The following is a detailed description of the best presently known modes of carrying out the inventions. This description is not to be taken in a limiting sense, but is made merely for the purpose of illustrating the general principles of the inventions.

The detailed description of the preferred embodiments is organized as follows:

I. Introduction

II. Exemplary Surgical Systems

III. Exemplary Wettable Structures With Conductive Fibers

IV. Power Control

V. Stimulation Electrodes and Lesion Confirmation

The section titles and overall organization of the present detailed description are for the purpose of convenience only and are not intended to limit the present inventions.

I. Introduction

This specification discloses a number of structures, mainly in the context of cardiac treatment, because the structures are well suited for use with myocardial tissue. Nevertheless, it should be appreciated that the structures are applicable for use in therapies involving other types of soft tissue. For example, various aspects of the present inventions have applications in procedures concerning other regions of the body such as the prostate, liver, brain, gall bladder, uterus, breasts, lungs, and other solid organs.

II. Exemplary Surgical Systems

As illustrated for example in FIG. 1, an exemplary surgical system 10 in accordance with one embodiment of a present invention includes an electrophysiology clamp apparatus 100 and an ESU 300. The ESU 300, which is discussed in Section IV below, supplies and controls power to the electrophysiology clamp apparatus 100. The electrophysiology clamp apparatus 100 includes a clamp and a tissue coagulation assembly that may be secured to the clamp. As used herein, the term “clamp” includes, but is not limited to, clamps, clips, forceps, hemostats, and any other surgical device that includes a pair of opposable clamp members that hold tissue, at least one of which is movable relative to the other. In some instances, the clamp members are connected to a scissors-like arrangement including a pair of handle supporting arms that are pivotably connected to one another. The clamp members are secured to one end of the arms and the handles are secured to the other end. Certain clamps that are particularly useful in minimally invasive procedures also include a pair of handles and a pair of clamp members. Here, however, the clamp members and handles are not mounted on the opposite ends of the same arm. Instead, the handles are carried by one end of an elongate housing and the clamp members are carried by the other. A suitable mechanical linkage located within the housing causes the clamp members to move relative to one another in response to movement of the handles. The clamp members may be linear or have a predefined curvature that is optimized for a particular surgical procedure or portion thereof. The clamp members may also be rigid or malleable.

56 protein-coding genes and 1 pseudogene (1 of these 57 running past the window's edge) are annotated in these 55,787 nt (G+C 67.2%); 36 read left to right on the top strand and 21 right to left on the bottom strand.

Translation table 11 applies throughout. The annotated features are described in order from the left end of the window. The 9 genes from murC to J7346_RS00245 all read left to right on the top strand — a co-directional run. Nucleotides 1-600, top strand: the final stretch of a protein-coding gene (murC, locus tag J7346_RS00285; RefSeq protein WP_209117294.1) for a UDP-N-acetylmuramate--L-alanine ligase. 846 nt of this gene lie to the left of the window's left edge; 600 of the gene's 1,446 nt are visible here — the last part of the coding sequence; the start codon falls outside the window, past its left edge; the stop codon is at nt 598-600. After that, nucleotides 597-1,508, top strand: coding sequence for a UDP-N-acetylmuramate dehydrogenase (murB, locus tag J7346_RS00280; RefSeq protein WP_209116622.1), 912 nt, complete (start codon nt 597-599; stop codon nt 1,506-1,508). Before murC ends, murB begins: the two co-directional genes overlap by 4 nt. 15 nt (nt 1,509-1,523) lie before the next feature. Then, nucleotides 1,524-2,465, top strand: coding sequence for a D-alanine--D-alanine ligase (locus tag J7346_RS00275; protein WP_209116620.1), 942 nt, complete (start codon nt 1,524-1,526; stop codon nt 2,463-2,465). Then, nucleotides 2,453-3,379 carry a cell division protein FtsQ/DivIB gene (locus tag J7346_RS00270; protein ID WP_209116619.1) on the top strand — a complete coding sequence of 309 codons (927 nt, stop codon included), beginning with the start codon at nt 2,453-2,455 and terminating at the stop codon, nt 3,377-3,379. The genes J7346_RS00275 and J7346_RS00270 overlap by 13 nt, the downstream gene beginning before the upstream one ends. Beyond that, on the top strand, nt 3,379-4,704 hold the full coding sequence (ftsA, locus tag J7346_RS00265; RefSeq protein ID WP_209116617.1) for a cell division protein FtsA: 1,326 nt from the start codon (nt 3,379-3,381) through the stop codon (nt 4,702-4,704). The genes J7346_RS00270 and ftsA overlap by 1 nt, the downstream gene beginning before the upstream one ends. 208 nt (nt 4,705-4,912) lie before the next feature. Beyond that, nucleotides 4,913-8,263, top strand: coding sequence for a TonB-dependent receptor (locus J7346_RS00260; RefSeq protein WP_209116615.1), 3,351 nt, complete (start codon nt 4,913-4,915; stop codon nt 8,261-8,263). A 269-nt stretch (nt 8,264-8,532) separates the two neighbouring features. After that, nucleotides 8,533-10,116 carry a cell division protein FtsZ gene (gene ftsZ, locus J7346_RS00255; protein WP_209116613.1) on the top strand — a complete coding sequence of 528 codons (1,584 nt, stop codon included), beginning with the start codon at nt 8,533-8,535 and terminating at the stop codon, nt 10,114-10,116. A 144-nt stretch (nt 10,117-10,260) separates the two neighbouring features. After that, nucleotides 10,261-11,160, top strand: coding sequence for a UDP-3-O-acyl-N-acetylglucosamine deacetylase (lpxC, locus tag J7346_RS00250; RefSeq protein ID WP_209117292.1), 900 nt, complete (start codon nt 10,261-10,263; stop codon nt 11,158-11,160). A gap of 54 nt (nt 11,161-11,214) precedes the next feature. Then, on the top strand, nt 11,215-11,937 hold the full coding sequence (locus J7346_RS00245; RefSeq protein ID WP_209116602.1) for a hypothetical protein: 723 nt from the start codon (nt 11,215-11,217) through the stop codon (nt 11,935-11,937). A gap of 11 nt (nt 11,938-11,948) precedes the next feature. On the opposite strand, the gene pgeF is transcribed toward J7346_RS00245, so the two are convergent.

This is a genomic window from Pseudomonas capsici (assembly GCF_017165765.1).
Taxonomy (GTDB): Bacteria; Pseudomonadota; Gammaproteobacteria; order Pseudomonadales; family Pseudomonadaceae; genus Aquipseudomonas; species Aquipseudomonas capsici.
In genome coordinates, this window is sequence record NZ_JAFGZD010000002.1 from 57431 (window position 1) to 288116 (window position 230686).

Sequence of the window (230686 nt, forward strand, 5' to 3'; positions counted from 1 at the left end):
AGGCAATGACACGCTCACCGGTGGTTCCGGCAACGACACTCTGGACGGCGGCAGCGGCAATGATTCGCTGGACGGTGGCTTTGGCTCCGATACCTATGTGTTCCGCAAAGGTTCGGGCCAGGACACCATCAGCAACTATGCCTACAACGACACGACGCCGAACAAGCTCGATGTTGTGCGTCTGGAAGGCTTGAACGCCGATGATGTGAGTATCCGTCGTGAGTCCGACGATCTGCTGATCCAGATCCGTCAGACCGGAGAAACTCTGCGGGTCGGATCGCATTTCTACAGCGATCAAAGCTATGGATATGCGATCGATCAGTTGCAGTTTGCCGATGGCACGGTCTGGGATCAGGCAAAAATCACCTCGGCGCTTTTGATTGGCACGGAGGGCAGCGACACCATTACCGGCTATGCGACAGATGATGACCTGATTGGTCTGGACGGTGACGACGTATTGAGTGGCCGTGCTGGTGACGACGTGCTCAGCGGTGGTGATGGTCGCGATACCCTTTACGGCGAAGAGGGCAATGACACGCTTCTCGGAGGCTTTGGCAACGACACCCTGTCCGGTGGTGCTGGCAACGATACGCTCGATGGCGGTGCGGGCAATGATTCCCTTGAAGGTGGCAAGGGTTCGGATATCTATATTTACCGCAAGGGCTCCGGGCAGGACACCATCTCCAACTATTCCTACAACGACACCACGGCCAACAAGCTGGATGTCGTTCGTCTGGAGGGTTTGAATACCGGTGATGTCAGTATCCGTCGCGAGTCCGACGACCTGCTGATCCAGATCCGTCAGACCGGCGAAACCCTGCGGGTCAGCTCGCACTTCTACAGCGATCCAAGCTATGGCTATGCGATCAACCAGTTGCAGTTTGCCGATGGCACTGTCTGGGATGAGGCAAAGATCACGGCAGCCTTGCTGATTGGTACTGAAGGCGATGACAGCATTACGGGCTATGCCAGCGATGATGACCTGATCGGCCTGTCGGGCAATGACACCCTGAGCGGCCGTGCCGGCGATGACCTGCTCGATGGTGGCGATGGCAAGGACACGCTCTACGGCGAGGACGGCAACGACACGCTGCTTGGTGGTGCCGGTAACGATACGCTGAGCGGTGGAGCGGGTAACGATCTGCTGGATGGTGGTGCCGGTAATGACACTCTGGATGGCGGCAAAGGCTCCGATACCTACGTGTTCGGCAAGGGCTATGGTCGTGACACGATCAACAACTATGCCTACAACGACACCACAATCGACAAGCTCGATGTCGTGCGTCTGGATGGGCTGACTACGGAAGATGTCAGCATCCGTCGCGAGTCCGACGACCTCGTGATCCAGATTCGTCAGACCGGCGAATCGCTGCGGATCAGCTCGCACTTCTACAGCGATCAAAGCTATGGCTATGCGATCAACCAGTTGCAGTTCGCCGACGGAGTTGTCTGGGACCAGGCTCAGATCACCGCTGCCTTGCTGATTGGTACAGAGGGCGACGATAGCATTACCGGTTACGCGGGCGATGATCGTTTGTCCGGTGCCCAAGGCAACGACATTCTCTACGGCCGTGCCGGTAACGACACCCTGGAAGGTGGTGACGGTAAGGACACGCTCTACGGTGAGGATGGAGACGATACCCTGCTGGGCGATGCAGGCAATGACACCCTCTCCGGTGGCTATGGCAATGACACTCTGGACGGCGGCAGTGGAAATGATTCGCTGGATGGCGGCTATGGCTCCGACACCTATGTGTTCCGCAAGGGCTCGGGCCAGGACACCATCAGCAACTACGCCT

One example of a clamp is generally represented by reference numeral 102 in FIGS. 1 and 3-5. Referring more specifically to FIGS. 3-5, the clamp 102 includes a pair of rigid arms 104 and 106 that are pivotably connected to one another by a pin 108. The proximal ends of the arms 104 and 106 are respectively connected to a pair handle members 110 and 112, while the distal ends are respectively connected to a pair of clamp members 114 and 116. The clamp members 114 and 116 may be rigid or malleable and, if rigid, may be linear or have a pre-shaped curvature. A locking device 118 locks the clamp in the closed orientation, and prevents the clamp members 114 and 116 from coming any closer to one another than is illustrated in FIGS. 3 and 11-13, thereby defining a predetermined (or preset) spacing between the clamp members. The clamp 102 is also configured for use with a pair of soft, deformable inserts (not shown) that may be removably carried by the clamp members 114 and 116 and allow the clamp to firmly grip a bodily structure without damaging the structure. To that end, the clamp members 114 and 116 each include a slot 120 (FIGS. 4 and 5) that is provided with a sloped inlet area 122 and the inserts include mating structures that are removably friction fit within the slots. The present tissue coagulation and stimulation assemblies may be mounted on the clamp members in place of the inserts.

With respect to the tissue coagulation assembly, the tissue coagulation assembly 124 in the exemplary electrophysiology clamp apparatus 100 illustrated in FIG. 1 includes a first energy transmission device 126 that may be connected to one of the clamp members 114 and 116 and a second energy transmission device 128 that may be connected to the other. The energy transmission devices 126 and 128 are respectively carried on support structures 130 and 132, which are connected to a cable 134 by a molded junction 136. The other end of the cable 134 enters a handle 138. The support structures 130 and 132 in the illustrated embodiment are flexible tubular structures which have an outer diameter that is, depending on the diameter of the electrodes 140, 142 and 144 (discussed below), typically between about 1.5 mm and about 3 mm. The support structures 130 and 132 in the illustrated embodiment, which are intended for use in cardiovascular applications, have an outer diameter of about 2 mm. Suitable support structure materials include, for example, flexible biocompatible thermoplastic tubing such as unbraided Pebax® material, polyethylene, or polyurethane tubing.